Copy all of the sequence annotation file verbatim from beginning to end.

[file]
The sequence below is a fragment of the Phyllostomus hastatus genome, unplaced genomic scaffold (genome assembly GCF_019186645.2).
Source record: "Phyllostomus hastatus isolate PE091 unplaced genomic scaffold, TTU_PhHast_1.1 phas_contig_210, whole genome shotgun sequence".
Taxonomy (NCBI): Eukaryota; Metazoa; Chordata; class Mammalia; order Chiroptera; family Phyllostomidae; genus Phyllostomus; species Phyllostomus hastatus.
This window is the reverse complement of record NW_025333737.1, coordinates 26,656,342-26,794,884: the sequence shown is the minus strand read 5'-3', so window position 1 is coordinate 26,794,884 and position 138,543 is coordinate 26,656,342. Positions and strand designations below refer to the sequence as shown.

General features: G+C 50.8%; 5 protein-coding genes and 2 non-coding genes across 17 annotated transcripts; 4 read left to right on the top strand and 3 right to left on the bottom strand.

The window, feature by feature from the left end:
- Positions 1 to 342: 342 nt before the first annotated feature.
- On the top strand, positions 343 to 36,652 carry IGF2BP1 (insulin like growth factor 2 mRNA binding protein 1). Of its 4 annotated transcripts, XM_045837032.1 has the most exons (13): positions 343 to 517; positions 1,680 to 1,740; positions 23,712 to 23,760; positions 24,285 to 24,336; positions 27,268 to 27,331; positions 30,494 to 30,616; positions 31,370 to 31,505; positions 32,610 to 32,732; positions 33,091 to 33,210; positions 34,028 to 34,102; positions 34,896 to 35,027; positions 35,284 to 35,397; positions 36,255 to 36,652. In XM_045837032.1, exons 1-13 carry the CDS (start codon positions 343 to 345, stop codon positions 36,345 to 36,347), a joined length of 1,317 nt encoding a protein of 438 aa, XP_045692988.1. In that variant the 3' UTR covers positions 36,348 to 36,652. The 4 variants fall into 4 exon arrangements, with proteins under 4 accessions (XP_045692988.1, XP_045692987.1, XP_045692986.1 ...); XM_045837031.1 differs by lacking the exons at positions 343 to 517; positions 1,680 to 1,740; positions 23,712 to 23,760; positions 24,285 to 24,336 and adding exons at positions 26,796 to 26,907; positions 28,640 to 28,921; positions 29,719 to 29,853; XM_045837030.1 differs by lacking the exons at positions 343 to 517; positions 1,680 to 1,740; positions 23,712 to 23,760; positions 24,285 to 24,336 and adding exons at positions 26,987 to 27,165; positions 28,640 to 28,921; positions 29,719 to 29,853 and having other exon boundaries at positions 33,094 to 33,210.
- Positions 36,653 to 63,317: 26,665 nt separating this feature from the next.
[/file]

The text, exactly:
The sequence below is a fragment of the Phyllostomus hastatus genome, unplaced genomic scaffold (genome assembly GCF_019186645.2).
Source record: "Phyllostomus hastatus isolate PE091 unplaced genomic scaffold, TTU_PhHast_1.1 phas_contig_210, whole genome shotgun sequence".
Taxonomy (NCBI): Eukaryota; Metazoa; Chordata; class Mammalia; order Chiroptera; family Phyllostomidae; genus Phyllostomus; species Phyllostomus hastatus.
This window is the reverse complement of record NW_025333737.1, coordinates 26,656,342-26,794,884: the sequence shown is the minus strand read 5'-3', so window position 1 is coordinate 26,794,884 and position 138,543 is coordinate 26,656,342. Positions and strand designations below refer to the sequence as shown.

General features: G+C 50.8%; 5 protein-coding genes and 2 non-coding genes across 17 annotated transcripts; 4 read left to right on the top strand and 3 right to left on the bottom strand.

The window, feature by feature from the left end:
- Positions 1 to 342: 342 nt before the first annotated feature.
- On the top strand, positions 343 to 36,652 carry IGF2BP1 (insulin like growth factor 2 mRNA binding protein 1). Of its 4 annotated transcripts, XM_045837032.1 has the most exons (13): positions 343 to 517; positions 1,680 to 1,740; positions 23,712 to 23,760; positions 24,285 to 24,336; positions 27,268 to 27,331; positions 30,494 to 30,616; positions 31,370 to 31,505; positions 32,610 to 32,732; positions 33,091 to 33,210; positions 34,028 to 34,102; positions 34,896 to 35,027; positions 35,284 to 35,397; positions 36,255 to 36,652. In XM_045837032.1, exons 1-13 carry the CDS (start codon positions 343 to 345, stop codon positions 36,345 to 36,347), a joined length of 1,317 nt encoding a protein of 438 aa, XP_045692988.1. In that variant the 3' UTR covers positions 36,348 to 36,652. The 4 variants fall into 4 exon arrangements, with proteins under 4 accessions (XP_045692988.1, XP_045692987.1, XP_045692986.1 ...); XM_045837031.1 differs by lacking the exons at positions 343 to 517; positions 1,680 to 1,740; positions 23,712 to 23,760; positions 24,285 to 24,336 and adding exons at positions 26,796 to 26,907; positions 28,640 to 28,921; positions 29,719 to 29,853; XM_045837030.1 differs by lacking the exons at positions 343 to 517; positions 1,680 to 1,740; positions 23,712 to 23,760; positions 24,285 to 24,336 and adding exons at positions 26,987 to 27,165; positions 28,640 to 28,921; positions 29,719 to 29,853 and having other exon boundaries at positions 33,094 to 33,210.
- Positions 36,653 to 63,317: 26,665 nt separating this feature from the next.